Summary

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9/10

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Review Price £359.00

Garmin Forerunner 610 - Battery Life and Features

Battery life is excellent at four weeks on watch mode and eight hours in training mode with GPS turned on. For a real-life view, we charged the watch on Friday and went for a 10k, 53-minute run the following Tuesday and had 50 per cent battery life left.

While the battery lasted longer than the 410's, it did take nearly twice as long to charge at almost three hours. However, the watch is easy to power down into sleep mode. If you want to save the battery, you can hold down the Power/Light button on the top-right of the watch, as opposed to the Forerunner 410, which required the user to go through a Menu>Setting>System>Shutdown>Yes process to shut down.

The charger connects magnetically and is more sturdy than Garmin’s previous clasps, which can be knocked loose. The design and metallic back of the watch ensures a secure connection while the watch is being charged.

Additional features include a Virtual Partner, letting you can time yourself against a target pace to keep up with. However, it doesn’t have the Courses functionality of the 410. This allowed you to compete against a previously-completed run. This may be a small omission, but one Garmin felt happy to leave out.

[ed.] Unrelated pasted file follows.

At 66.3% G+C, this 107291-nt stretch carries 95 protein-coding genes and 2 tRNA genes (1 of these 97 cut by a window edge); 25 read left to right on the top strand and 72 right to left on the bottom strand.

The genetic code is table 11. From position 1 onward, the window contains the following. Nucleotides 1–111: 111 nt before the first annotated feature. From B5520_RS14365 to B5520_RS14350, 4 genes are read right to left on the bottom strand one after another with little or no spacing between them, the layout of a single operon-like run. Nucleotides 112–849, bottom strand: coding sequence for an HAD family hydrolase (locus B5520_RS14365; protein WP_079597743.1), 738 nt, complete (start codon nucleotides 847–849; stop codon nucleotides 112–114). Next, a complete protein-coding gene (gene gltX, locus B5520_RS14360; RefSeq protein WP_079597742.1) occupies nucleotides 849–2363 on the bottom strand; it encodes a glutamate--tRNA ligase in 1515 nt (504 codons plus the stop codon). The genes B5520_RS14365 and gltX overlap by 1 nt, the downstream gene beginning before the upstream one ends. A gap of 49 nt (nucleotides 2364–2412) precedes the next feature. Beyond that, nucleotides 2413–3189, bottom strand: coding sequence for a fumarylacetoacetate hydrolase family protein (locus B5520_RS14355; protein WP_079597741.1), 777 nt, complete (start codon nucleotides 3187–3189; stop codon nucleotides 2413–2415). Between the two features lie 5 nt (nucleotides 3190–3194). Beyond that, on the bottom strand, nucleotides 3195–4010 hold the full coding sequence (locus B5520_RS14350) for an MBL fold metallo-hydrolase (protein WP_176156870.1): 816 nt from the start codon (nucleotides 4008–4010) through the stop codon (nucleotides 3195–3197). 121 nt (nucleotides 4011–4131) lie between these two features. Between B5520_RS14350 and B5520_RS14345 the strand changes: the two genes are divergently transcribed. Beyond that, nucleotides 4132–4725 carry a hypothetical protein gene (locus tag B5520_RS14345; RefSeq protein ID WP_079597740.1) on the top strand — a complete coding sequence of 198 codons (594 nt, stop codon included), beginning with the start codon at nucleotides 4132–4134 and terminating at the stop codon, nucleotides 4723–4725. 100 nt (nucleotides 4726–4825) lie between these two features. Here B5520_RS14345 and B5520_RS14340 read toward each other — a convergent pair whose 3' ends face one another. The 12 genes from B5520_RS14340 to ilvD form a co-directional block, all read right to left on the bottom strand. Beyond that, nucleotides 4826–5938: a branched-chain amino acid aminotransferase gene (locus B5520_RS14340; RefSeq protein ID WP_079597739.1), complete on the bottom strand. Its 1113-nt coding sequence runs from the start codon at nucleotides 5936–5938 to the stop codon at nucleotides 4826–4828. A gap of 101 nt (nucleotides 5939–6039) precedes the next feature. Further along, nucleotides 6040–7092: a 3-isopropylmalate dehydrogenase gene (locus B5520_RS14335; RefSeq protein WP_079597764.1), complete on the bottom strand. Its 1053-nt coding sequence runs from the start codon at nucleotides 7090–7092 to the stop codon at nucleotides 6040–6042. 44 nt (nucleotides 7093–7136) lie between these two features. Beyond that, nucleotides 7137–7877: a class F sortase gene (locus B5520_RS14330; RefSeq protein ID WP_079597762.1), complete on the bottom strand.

The watch can be set to alert you if you drop below a target pace or speed, and you can set interval training to customise a walk/run or jog/sprint routine. The notification can be set to either beep or vibrate – another welcome addition and a first for a sport watch.

Both Virtual Partner and the custom workouts can be set on the watch itself without the need to connect it to a PC, unlike the Nike SportWatch which needs to be tethered to a computer just to change the time. In fact, the 610 allows users to set the time manually, a simple feature overlooked by the 410.

Among other advanced features is the Where To option, which allows you to pinpoint and save up to 100 locations, from a parked car or a friend’s house, and return them using a bearing and distance. It’s not exactly turn-by-turn navigation, but it’s a function lacking in most sport watches. And one any distance runner who has gotten lost on a run before would welcome.

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